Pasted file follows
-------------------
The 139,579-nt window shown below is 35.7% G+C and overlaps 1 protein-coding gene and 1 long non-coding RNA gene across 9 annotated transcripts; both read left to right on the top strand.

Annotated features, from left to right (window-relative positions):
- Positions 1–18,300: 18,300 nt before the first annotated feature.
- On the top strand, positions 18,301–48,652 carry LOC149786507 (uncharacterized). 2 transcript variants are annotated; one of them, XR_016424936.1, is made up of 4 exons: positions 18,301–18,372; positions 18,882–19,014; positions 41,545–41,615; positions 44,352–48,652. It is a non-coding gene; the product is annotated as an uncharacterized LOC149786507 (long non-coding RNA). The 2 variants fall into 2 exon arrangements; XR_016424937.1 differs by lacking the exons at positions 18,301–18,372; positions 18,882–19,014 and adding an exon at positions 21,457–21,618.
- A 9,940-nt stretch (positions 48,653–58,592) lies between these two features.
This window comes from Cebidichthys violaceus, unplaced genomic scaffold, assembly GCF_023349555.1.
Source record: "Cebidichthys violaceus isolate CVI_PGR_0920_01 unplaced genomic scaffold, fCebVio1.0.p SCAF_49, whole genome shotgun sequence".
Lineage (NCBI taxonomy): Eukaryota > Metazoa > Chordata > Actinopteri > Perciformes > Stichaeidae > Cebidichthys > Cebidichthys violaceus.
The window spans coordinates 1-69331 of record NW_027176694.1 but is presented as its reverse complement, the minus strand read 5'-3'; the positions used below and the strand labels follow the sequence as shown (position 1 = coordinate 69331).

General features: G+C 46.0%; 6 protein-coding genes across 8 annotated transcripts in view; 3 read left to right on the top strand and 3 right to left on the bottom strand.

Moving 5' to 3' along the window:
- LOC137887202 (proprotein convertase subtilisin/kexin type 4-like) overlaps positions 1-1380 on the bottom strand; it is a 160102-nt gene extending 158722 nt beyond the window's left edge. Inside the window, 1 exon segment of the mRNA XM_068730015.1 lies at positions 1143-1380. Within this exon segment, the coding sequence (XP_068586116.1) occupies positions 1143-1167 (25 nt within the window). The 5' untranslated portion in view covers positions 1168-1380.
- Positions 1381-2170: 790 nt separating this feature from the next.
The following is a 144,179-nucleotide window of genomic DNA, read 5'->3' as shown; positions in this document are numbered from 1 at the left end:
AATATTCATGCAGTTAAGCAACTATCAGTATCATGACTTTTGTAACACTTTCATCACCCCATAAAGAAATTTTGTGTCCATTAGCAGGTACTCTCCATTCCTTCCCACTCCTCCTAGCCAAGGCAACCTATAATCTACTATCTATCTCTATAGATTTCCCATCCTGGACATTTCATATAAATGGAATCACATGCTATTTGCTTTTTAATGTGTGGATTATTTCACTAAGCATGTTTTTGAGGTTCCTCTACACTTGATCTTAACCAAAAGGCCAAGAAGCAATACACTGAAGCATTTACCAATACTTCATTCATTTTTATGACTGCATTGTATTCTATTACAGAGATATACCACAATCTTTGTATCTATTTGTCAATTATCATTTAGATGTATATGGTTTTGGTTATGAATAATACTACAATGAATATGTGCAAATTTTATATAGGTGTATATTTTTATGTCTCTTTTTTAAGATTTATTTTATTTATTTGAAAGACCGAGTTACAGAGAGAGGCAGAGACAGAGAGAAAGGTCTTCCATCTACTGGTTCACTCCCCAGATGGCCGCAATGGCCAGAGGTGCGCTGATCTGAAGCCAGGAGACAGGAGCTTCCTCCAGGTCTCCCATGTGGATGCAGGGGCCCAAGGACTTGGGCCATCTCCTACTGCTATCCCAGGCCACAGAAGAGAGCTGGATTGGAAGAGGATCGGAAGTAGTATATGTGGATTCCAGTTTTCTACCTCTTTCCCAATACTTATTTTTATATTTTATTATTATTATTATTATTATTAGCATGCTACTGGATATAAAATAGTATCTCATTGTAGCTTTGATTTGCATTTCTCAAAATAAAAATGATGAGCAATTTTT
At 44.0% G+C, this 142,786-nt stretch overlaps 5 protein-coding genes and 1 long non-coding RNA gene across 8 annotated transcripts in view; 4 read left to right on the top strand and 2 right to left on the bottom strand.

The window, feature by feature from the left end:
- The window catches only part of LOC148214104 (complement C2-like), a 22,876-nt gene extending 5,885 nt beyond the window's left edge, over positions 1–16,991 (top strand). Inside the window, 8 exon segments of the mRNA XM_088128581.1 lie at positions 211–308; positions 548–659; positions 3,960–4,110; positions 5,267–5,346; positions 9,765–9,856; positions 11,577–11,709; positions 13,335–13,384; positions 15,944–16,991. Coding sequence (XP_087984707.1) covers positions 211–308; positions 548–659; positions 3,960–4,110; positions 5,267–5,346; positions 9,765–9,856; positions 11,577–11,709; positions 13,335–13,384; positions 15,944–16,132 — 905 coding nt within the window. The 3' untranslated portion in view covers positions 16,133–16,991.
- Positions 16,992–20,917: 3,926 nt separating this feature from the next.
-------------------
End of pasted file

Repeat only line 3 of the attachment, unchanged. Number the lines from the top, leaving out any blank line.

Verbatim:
- Positions 1–18,300: 18,300 nt before the first annotated feature.